Carolina M. Ferreira,1 Natália D. Reis,1 Marcus T. Silva,2 Taís F. Galvão1
Sharing data requested by contacting the corresponding author is a good practice in research integrity and highly expected by authors, but it can yield erratic results when used in systematic reviews.1 Bibliometric factors are indirect measures of scientific report and research quality. The objective of this study was to assess whether bibliometric factors were associated with the availability and sharing of data requested for a previous systematic review.
This was an analysis of a cross-sectional study of studies included in a previous systematic review performed by the same author group in 2021, which was aimed to assess the prevalence of childhood obesity in Brazil.2 Standard methods were followed for identifying and including studies, which were all assessed for methodological quality.2 In cases where data were needed for the analysis, the study’s authors were contacted and the outcome of the request was assessed.2,3 This analysis included studies with authors who were contacted to request needed data from April 2018 to May 2020.3 The total number of citations on Google Scholar, the Journal Citation Reports 2020 Impact Factor (JIF), and the language(s) that the main report was published in were collected to September 2021. The outcome was success in receiving the requested data, and the association with studies’ bibliometric factors was investigated. The t test was used to assess the association of the outcome with the mean number of citations and JIF, and Pearson χ² or Fishers exact tests were used to test for language. We used Stata, version 14.2 (StataCorp LLC) for all calculations.
Of the 9394 retrieved records, 163 study authors were contacted and 51 studies’ authors sent the requested data. The mean (SD) number of citations was higher in studies that failed to send data (50.5 [63.0]; 112 studies) than in studies that sent requested data (31.8 [37.0]; 51 studies), but this difference was not statistically different (P = .05). For 97 studies published in journals with a JIF, no difference was observed according to success (2.3 [1.1]; 31 studies) or failure (2.2 [1.3]; 66 studies) (P = .69). Success was significantly lower in studies published in Portuguese (28 of 109 studies [25.7%]) than in other languages (23 of 54 studies [42.6%]) (P = .03), and no difference in success was observed for studies published in English (33 of 94 studies [35.1%] vs 18 of 69 studies [26.1%]; P = .22) and Spanish (1 of 7 studies [14.3%] vs 50 of 156 studies [32.1%]; P = .44) in comparison with other languages (Table 57).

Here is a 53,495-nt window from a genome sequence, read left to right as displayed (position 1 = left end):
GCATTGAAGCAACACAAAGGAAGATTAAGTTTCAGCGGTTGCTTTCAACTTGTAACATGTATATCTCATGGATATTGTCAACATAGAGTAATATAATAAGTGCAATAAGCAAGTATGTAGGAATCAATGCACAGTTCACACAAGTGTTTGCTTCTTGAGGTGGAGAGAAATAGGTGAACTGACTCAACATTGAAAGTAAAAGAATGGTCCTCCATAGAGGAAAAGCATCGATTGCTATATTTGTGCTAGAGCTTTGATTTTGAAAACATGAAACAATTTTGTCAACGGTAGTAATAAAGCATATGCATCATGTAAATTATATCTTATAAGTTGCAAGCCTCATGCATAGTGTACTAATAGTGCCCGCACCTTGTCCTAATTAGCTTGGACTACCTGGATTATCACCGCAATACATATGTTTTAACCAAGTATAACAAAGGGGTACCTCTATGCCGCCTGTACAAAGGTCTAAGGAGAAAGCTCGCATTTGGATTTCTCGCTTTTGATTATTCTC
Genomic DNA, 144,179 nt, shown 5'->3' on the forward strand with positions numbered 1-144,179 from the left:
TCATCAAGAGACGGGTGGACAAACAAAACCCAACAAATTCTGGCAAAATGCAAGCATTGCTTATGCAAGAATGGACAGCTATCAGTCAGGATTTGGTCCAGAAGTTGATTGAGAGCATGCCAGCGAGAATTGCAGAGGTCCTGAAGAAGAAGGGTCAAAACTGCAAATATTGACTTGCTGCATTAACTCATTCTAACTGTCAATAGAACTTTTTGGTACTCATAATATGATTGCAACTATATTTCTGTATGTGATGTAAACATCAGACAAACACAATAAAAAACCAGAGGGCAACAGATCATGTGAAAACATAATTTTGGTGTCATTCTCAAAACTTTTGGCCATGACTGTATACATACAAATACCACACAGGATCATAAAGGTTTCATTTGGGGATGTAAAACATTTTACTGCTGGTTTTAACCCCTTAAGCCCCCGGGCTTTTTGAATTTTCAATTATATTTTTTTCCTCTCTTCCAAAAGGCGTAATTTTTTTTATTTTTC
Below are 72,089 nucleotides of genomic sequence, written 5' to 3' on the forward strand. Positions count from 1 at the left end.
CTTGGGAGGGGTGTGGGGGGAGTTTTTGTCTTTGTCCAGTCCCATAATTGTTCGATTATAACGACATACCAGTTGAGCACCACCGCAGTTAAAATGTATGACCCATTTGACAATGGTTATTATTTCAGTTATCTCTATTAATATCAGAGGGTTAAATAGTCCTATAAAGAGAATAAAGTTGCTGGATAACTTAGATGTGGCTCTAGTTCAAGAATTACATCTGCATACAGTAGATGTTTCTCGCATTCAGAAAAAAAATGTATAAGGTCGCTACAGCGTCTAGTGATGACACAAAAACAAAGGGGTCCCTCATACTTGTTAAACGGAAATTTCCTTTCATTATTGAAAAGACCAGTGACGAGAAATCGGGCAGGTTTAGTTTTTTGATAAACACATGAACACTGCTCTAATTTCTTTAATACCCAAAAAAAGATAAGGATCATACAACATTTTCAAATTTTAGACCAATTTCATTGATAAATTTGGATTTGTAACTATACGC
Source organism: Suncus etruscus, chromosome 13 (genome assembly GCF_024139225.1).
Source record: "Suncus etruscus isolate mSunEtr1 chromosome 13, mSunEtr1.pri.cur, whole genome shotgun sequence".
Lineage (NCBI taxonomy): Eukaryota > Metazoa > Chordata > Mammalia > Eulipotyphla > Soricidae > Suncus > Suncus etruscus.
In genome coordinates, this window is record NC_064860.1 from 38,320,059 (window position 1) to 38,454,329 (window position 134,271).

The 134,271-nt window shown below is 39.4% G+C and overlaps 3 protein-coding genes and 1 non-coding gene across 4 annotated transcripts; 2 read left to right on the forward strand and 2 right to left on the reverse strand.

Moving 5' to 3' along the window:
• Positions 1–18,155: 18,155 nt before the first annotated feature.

Conclusions Despite representing quality of scientific reporting, bibliometric factors such as number of citations and JIF were not associated with the success of obtaining data through contacting the author. Studies published in Portuguese were less likely to share the requested data, possibly reflecting less involvement in research dissemination. Availability of full data sets should be encouraged for all scientific publications to improve value and reduce waste on research.
1. Meursinge Reynders R, Ladu L, Di Girolamo N. Contacting of authors modified crucial outcomes of systematic reviews but was poorly reported, not systematic, and produced conflicting results. J Clin Epidemiol. 2019;115:64-76.
2. Ferreira CM, Reis NDD, Castro AO, et al. Prevalence of childhood obesity in Brazil: systematic review and meta-analysis. J Pediatr (Rio J). 2021;97(5):490-499.
3. Dutra dos Reis N, Müller Ferreira C, Silva MT, Galvão TF. Frequency of receiving requested data for a systematic review and associated factors: a cross-sectional study. Account Res. 2022;29(3):165-177.
1School of Pharmaceutical Sciences, State University of Campinas, Campinas, São Paulo, Brazil, email@example.com; 2Postgraduate Program of Pharmaceutical Sciences, University of Sorocaba, Sorocaba, São Paulo, Brazil
Conflict of Interest Disclosures
This work was supported by the National Council for Scientific and Technological Development (CNPq) under grant 4408652017-4. Taís F. Galvão receives productivity scholarship from CNPq (grant 3064482017-7).